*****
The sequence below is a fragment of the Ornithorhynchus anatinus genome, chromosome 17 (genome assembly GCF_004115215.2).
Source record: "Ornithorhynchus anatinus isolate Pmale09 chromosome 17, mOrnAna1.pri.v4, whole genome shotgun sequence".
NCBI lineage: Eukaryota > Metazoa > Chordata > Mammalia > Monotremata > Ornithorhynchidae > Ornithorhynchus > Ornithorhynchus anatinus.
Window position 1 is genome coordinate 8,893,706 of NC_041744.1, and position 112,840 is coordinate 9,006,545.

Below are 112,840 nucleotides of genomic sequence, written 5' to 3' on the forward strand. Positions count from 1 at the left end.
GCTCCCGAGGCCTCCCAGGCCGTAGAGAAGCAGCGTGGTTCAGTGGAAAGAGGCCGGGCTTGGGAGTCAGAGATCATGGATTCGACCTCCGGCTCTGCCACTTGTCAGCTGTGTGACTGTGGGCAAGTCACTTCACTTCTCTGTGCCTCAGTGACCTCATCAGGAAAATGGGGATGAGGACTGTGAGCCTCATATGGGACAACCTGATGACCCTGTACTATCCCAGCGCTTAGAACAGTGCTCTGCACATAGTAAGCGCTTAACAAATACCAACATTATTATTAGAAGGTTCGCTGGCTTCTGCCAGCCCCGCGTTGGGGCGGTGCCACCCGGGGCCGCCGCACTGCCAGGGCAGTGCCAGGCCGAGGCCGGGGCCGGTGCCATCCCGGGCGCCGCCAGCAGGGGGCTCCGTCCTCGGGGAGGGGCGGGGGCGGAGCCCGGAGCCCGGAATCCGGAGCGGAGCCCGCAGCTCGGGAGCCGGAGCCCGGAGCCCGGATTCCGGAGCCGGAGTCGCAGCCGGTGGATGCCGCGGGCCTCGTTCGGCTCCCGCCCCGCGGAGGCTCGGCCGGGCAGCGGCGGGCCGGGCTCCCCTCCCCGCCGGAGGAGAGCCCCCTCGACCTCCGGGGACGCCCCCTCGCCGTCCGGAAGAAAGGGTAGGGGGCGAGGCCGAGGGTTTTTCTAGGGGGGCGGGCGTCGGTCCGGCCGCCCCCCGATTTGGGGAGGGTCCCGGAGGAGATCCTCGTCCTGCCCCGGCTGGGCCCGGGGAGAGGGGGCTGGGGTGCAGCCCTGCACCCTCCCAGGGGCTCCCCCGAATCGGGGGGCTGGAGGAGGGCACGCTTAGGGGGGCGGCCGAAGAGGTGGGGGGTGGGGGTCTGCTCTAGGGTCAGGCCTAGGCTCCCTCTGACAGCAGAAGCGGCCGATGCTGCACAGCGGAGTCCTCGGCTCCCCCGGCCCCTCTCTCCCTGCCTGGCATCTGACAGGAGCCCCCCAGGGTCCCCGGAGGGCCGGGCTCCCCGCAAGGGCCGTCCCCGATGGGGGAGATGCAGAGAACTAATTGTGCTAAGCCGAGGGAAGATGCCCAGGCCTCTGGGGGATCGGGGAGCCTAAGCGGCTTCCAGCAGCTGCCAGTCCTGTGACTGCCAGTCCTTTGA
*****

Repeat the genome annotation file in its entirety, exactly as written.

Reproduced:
The sequence below is a fragment of the Ornithorhynchus anatinus genome, chromosome 17 (genome assembly GCF_004115215.2).
Source record: "Ornithorhynchus anatinus isolate Pmale09 chromosome 17, mOrnAna1.pri.v4, whole genome shotgun sequence".
NCBI lineage: Eukaryota > Metazoa > Chordata > Mammalia > Monotremata > Ornithorhynchidae > Ornithorhynchus > Ornithorhynchus anatinus.
Window position 1 is genome coordinate 8,893,706 of NC_041744.1, and position 112,840 is coordinate 9,006,545.

Below are 112,840 nucleotides of genomic sequence, written 5' to 3' on the forward strand. Positions count from 1 at the left end.
GCTCCCGAGGCCTCCCAGGCCGTAGAGAAGCAGCGTGGTTCAGTGGAAAGAGGCCGGGCTTGGGAGTCAGAGATCATGGATTCGACCTCCGGCTCTGCCACTTGTCAGCTGTGTGACTGTGGGCAAGTCACTTCACTTCTCTGTGCCTCAGTGACCTCATCAGGAAAATGGGGATGAGGACTGTGAGCCTCATATGGGACAACCTGATGACCCTGTACTATCCCAGCGCTTAGAACAGTGCTCTGCACATAGTAAGCGCTTAACAAATACCAACATTATTATTAGAAGGTTCGCTGGCTTCTGCCAGCCCCGCGTTGGGGCGGTGCCACCCGGGGCCGCCGCACTGCCAGGGCAGTGCCAGGCCGAGGCCGGGGCCGGTGCCATCCCGGGCGCCGCCAGCAGGGGGCTCCGTCCTCGGGGAGGGGCGGGGGCGGAGCCCGGAGCCCGGAATCCGGAGCGGAGCCCGCAGCTCGGGAGCCGGAGCCCGGAGCCCGGATTCCGGAGCCGGAGTCGCAGCCGGTGGATGCCGCGGGCCTCGTTCGGCTCCCGCCCCGCGGAGGCTCGGCCGGGCAGCGGCGGGCCGGGCTCCCCTCCCCGCCGGAGGAGAGCCCCCTCGACCTCCGGGGACGCCCCCTCGCCGTCCGGAAGAAAGGGTAGGGGGCGAGGCCGAGGGTTTTTCTAGGGGGGCGGGCGTCGGTCCGGCCGCCCCCCGATTTGGGGAGGGTCCCGGAGGAGATCCTCGTCCTGCCCCGGCTGGGCCCGGGGAGAGGGGGCTGGGGTGCAGCCCTGCACCCTCCCAGGGGCTCCCCCGAATCGGGGGGCTGGAGGAGGGCACGCTTAGGGGGGCGGCCGAAGAGGTGGGGGGTGGGGGTCTGCTCTAGGGTCAGGCCTAGGCTCCCTCTGACAGCAGAAGCGGCCGATGCTGCACAGCGGAGTCCTCGGCTCCCCCGGCCCCTCTCTCCCTGCCTGGCATCTGACAGGAGCCCCCCAGGGTCCCCGGAGGGCCGGGCTCCCCGCAAGGGCCGTCCCCGATGGGGGAGATGCAGAGAACTAATTGTGCTAAGCCGAGGGAAGATGCCCAGGCCTCTGGGGGATCGGGGAGCCTAAGCGGCTTCCAGCAGCTGCCAGTCCTGTGACTGCCAGTCCTTTGA